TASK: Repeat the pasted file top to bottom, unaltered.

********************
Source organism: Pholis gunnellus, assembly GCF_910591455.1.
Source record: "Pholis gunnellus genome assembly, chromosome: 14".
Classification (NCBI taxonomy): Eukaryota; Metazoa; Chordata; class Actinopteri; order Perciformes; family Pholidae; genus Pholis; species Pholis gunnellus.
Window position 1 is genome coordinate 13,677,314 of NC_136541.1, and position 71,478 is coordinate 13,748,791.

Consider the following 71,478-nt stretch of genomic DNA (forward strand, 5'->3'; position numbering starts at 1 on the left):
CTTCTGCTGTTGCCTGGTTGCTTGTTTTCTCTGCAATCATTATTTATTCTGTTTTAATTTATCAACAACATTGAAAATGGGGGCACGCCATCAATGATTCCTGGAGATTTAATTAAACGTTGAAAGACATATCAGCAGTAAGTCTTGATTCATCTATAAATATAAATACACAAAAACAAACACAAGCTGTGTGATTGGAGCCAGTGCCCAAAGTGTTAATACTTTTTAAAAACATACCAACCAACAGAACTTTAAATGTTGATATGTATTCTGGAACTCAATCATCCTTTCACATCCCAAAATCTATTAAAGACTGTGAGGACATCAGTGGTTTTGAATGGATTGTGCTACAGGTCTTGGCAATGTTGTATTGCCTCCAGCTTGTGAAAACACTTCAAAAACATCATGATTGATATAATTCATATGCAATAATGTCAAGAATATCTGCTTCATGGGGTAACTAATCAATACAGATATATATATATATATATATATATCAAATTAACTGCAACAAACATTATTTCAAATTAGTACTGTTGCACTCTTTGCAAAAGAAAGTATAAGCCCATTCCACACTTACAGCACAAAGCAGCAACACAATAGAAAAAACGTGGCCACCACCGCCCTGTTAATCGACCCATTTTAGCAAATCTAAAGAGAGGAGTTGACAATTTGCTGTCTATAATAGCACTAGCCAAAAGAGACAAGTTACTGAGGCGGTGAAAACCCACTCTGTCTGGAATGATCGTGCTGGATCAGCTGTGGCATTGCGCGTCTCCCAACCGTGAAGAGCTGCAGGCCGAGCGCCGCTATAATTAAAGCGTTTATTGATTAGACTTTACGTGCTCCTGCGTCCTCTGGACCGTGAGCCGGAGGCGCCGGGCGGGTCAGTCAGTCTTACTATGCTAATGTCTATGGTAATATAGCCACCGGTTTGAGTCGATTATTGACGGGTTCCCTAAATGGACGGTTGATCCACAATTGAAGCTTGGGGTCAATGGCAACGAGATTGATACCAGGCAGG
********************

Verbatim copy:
Source organism: Pholis gunnellus, assembly GCF_910591455.1.
Source record: "Pholis gunnellus genome assembly, chromosome: 14".
Classification (NCBI taxonomy): Eukaryota; Metazoa; Chordata; class Actinopteri; order Perciformes; family Pholidae; genus Pholis; species Pholis gunnellus.
Window position 1 is genome coordinate 13,677,314 of NC_136541.1, and position 71,478 is coordinate 13,748,791.

Consider the following 71,478-nt stretch of genomic DNA (forward strand, 5'->3'; position numbering starts at 1 on the left):
CTTCTGCTGTTGCCTGGTTGCTTGTTTTCTCTGCAATCATTATTTATTCTGTTTTAATTTATCAACAACATTGAAAATGGGGGCACGCCATCAATGATTCCTGGAGATTTAATTAAACGTTGAAAGACATATCAGCAGTAAGTCTTGATTCATCTATAAATATAAATACACAAAAACAAACACAAGCTGTGTGATTGGAGCCAGTGCCCAAAGTGTTAATACTTTTTAAAAACATACCAACCAACAGAACTTTAAATGTTGATATGTATTCTGGAACTCAATCATCCTTTCACATCCCAAAATCTATTAAAGACTGTGAGGACATCAGTGGTTTTGAATGGATTGTGCTACAGGTCTTGGCAATGTTGTATTGCCTCCAGCTTGTGAAAACACTTCAAAAACATCATGATTGATATAATTCATATGCAATAATGTCAAGAATATCTGCTTCATGGGGTAACTAATCAATACAGATATATATATATATATATATATATCAAATTAACTGCAACAAACATTATTTCAAATTAGTACTGTTGCACTCTTTGCAAAAGAAAGTATAAGCCCATTCCACACTTACAGCACAAAGCAGCAACACAATAGAAAAAACGTGGCCACCACCGCCCTGTTAATCGACCCATTTTAGCAAATCTAAAGAGAGGAGTTGACAATTTGCTGTCTATAATAGCACTAGCCAAAAGAGACAAGTTACTGAGGCGGTGAAAACCCACTCTGTCTGGAATGATCGTGCTGGATCAGCTGTGGCATTGCGCGTCTCCCAACCGTGAAGAGCTGCAGGCCGAGCGCCGCTATAATTAAAGCGTTTATTGATTAGACTTTACGTGCTCCTGCGTCCTCTGGACCGTGAGCCGGAGGCGCCGGGCGGGTCAGTCAGTCTTACTATGCTAATGTCTATGGTAATATAGCCACCGGTTTGAGTCGATTATTGACGGGTTCCCTAAATGGACGGTTGATCCACAATTGAAGCTTGGGGTCAATGGCAACGAGATTGATACCAGGCAGG